Laying the foundations for state-of-the-art energy centre

The South Clyde Energy Centre on the outskirts of Glasgow is an energy-from-waste facility which will divert up to 350,000 tonnes of residual, non-recyclable waste away from landfill each year and generate enough electricity to power the equivalent of up to 70,000 homes. It will play a critical role in helping the Scottish government meet its commitment to stop biodegradable waste being sent to landfill.

Arial view of South Clyde Energy Centre site
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CFA piling rig at work
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Combi wall installation + CFA piling in background
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Combi wall piling sheet + steel tubes and sheets
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Steel tubes and sheets
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Construction of the facility began early last year with the site preparations and continued in July with the piling and ground engineering works. The company Fortum Glasglow Ltd owned by Fortum (Fortum Recycling & Waste) and GIG (Green Investment Group) appointed Skanska’s piling and ground engineering business Cementation Skanska to design and construct the deep foundations for the state-of-the-art facility. The project is Cementation Skanska’s largest piling project in Scotland since the business began over a century ago.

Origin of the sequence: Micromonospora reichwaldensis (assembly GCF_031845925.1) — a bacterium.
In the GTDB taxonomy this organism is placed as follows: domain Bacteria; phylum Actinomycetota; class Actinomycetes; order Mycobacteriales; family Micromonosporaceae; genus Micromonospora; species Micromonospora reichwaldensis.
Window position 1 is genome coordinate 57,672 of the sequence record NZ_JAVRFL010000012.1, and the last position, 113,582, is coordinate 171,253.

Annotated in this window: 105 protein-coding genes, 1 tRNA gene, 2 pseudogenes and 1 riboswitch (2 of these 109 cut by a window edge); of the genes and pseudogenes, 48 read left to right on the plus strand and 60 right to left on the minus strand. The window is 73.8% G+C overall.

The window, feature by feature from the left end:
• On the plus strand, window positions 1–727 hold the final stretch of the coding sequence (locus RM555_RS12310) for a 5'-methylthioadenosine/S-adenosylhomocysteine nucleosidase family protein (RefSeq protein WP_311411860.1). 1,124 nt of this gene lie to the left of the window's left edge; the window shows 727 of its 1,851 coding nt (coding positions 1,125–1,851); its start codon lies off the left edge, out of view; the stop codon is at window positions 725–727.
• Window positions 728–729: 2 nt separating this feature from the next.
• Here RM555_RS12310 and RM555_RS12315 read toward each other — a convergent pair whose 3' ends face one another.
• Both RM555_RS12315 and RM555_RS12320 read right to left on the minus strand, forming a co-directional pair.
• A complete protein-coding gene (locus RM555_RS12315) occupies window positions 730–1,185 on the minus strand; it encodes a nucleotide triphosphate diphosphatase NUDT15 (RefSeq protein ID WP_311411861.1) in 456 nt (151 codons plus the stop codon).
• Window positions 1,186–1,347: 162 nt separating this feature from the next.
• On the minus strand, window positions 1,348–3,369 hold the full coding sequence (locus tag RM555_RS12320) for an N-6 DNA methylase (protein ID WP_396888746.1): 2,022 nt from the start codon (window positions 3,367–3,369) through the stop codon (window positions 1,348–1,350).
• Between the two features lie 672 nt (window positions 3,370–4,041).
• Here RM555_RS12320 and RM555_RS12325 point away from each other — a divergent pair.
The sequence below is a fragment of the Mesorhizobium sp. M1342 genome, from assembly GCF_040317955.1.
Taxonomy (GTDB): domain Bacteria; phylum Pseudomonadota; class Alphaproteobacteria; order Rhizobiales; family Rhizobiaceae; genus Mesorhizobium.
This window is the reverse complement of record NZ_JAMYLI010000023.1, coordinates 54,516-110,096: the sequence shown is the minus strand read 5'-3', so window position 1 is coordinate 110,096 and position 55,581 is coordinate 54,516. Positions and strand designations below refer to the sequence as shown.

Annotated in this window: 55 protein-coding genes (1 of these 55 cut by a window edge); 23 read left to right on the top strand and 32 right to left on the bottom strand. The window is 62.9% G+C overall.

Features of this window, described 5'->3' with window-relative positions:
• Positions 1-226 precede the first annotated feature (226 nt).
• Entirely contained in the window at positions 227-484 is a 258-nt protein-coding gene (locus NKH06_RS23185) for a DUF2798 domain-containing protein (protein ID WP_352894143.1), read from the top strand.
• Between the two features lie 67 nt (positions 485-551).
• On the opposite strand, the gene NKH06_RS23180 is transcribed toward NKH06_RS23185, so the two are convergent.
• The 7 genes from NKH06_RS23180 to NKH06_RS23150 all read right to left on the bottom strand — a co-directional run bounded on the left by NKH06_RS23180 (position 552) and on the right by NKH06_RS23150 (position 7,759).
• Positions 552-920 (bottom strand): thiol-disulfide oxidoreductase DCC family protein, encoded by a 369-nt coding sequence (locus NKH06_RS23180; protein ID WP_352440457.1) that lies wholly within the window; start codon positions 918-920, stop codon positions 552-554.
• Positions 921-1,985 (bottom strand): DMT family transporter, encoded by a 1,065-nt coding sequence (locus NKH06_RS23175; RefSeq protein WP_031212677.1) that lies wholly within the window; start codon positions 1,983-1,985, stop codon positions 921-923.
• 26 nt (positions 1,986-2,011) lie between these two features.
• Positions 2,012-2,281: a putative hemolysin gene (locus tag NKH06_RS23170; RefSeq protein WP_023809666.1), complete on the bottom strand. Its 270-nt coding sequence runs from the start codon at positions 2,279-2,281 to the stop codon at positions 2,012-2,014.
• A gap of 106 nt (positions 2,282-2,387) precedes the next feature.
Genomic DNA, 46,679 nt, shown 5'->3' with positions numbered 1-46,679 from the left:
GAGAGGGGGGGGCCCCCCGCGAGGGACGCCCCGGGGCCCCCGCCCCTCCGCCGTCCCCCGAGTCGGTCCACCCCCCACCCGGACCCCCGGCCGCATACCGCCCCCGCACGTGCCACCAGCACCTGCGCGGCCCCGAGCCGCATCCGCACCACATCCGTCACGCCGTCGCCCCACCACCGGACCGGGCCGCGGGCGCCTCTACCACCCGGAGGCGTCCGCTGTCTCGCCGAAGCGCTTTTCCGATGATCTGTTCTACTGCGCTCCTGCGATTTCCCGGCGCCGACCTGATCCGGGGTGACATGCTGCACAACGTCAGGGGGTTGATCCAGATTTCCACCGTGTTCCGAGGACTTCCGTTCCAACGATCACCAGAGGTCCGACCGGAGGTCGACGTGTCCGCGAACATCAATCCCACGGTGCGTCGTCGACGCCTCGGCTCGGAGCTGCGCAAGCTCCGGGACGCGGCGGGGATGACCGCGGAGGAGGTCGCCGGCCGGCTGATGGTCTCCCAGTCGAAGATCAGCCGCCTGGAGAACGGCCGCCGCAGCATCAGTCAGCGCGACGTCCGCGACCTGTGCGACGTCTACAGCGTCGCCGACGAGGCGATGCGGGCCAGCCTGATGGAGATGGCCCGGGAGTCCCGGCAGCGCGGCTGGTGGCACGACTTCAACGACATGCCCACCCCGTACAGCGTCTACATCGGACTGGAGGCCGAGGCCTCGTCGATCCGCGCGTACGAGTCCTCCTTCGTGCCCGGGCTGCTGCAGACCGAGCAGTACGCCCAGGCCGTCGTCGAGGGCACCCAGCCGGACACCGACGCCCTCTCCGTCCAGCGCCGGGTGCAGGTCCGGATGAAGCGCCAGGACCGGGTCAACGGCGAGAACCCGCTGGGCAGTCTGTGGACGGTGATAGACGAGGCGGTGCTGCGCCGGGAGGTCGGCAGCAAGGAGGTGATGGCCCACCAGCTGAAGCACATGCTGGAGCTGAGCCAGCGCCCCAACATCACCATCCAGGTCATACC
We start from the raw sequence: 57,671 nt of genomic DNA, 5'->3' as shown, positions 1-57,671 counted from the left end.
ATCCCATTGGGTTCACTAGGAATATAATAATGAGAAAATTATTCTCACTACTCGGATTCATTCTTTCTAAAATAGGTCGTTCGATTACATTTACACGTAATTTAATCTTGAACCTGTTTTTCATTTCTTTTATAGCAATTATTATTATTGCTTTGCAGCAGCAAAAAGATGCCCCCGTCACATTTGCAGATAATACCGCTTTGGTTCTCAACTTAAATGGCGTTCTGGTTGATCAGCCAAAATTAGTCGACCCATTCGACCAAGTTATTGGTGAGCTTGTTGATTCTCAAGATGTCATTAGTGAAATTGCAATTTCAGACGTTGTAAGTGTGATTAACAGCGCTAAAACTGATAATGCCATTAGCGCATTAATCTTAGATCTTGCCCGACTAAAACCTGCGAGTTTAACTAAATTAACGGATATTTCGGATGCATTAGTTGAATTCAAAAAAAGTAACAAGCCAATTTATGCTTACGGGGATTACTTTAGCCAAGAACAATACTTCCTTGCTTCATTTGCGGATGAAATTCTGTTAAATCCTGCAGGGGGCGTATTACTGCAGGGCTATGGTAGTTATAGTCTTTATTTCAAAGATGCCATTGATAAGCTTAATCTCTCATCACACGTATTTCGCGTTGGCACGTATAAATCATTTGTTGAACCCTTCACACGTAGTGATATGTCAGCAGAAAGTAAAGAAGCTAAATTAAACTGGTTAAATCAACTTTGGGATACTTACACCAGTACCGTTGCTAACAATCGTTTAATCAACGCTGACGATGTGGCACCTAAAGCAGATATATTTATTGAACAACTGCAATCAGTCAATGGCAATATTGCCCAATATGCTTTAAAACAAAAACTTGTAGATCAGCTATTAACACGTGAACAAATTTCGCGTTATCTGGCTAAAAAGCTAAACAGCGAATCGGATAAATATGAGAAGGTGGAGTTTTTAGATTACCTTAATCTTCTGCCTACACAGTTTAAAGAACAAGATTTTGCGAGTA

Collaborative contract model

Cementation Skanska entered into a NEC3 Option B contract with the client Fortum Glasgow Ltd. This type of contract, in which the works are priced on a bill of quantities (a detailed list of all the items of work required) provides greater clarity on costs and responsibilities for both parties.

By working together, Cementation Skanska has been able to provide client Fortum Glasgow Ltd with greater cost certainty and transparency, along with an effective system for managing changes. These steps have made handling the contract simpler for everyone involved.

“At tender stage the piling design hadn’t been finalised, so an NEC3 Option B contract model worked really well for Fortum whilst still finalising the design,” says Emma Haddow, Cementation Skanska’s Scotland Director. “It meant that different design options could be considered, with clear visibility on what that would mean in terms of cost.”

“The parties conducted multiple value engineering workshops together to optimise the design concept and ensure the most advanced techno-economic outcome without compromising complex technical requirements” comments Ilkka Toijala, Head of Fortum UK. “The result has been successful in meeting the design criteria.”

Piling and ground engineering works

Ground conditions at the site are particularly challenging with variable rock strengths and levels, along with a layer of alluvium, a soft loose sediment. To combat the issues associated with this, the Cementation team developed a number of innovative solutions to stabilise the ground, ready for construction of the piles. For the Bearing piles, rotary bored piles under bentonite support fluid were used as well as CFA (Continuous Flight Auger) piles, an installation method that involves drilling and concreting in one pass, for piles of up to 34m in length.